Info about "Glima video"
Glíma is the Icelandic national style of amateur folk wrestling. There are four points that differentiate it from other forms of wrestling:
- The opponents must always stand erect.
- The opponents step clockwise around each other (looks similar to a waltz). This is to create opportunities for offence and defence, and to prevent a stalemate.
- It is not permitted to fall down on your opponent or to push him down in a forceful manner, as it is not considered sportsman-like.
- The opponents are supposed to look across each other’s shoulders as much as possible because it is considered proper to wrestle by touch and feel rather than sight.
Glima remains, as it always has been, friendly recreation and a gentleman’s sport, but as the lausataks version shows it also has a rougher side.
The core of the system are eight main brögð (techniques), which form the basic training for approximately 50 ways to execute a throw or takedown. Glima is a very old combative style. Certain evidence of glima dates back to the 12th century but some descriptions of wrestling in the Icelandic sagas and the Younger Edda makes it reasonable to believe that the system is much older.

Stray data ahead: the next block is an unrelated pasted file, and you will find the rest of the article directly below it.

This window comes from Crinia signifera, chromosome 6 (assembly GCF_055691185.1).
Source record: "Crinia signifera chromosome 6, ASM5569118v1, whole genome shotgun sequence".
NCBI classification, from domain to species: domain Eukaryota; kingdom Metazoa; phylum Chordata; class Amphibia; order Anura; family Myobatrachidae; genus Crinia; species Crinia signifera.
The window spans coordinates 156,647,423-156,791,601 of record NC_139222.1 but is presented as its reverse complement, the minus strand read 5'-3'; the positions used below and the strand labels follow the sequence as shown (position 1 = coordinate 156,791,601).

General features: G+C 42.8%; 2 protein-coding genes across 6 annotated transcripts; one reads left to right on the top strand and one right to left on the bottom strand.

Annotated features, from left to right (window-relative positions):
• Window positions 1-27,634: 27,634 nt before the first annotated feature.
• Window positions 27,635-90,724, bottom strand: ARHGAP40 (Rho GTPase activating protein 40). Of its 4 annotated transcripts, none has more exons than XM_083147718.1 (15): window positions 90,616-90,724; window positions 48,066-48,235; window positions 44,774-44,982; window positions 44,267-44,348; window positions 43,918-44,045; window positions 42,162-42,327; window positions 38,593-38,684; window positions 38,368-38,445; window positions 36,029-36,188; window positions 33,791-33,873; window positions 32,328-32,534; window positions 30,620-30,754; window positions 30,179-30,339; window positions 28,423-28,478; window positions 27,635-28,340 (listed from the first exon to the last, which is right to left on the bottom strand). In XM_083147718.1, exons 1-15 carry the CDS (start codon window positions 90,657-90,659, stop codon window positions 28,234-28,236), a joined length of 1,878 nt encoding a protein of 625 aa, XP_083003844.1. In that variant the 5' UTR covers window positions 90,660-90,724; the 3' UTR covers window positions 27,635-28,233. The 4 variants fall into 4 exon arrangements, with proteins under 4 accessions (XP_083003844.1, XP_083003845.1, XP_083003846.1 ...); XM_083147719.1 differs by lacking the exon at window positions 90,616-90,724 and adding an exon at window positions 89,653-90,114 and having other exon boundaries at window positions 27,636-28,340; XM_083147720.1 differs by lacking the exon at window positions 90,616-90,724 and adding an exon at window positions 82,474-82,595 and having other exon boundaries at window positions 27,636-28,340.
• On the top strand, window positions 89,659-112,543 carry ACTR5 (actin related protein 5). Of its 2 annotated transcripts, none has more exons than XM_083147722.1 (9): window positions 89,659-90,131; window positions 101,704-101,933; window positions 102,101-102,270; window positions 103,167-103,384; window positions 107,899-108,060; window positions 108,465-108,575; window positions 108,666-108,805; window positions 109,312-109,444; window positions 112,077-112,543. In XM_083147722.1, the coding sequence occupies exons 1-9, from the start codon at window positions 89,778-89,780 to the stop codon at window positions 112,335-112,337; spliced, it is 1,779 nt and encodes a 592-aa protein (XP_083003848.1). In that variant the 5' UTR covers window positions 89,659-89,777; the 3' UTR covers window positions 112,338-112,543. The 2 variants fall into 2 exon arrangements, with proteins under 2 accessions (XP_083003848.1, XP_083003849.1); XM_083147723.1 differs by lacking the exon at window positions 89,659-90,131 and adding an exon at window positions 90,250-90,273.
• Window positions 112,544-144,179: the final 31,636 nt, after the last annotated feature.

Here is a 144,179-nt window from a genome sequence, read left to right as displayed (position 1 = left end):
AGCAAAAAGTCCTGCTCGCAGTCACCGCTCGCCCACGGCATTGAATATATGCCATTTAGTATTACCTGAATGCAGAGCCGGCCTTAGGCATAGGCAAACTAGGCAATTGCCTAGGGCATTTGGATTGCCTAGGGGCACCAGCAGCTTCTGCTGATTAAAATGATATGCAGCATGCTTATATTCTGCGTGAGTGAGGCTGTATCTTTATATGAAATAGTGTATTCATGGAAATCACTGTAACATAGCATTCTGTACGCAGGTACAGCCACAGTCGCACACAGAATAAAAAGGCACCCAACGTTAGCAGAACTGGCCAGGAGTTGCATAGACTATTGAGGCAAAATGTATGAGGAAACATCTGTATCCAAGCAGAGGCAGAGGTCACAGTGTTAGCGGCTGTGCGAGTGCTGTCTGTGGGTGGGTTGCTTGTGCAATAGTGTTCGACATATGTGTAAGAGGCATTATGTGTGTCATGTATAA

Surrounding glima is a code of honour called Drengskapur that calls for fairness, respect for and caring about the security of one’s training partners.
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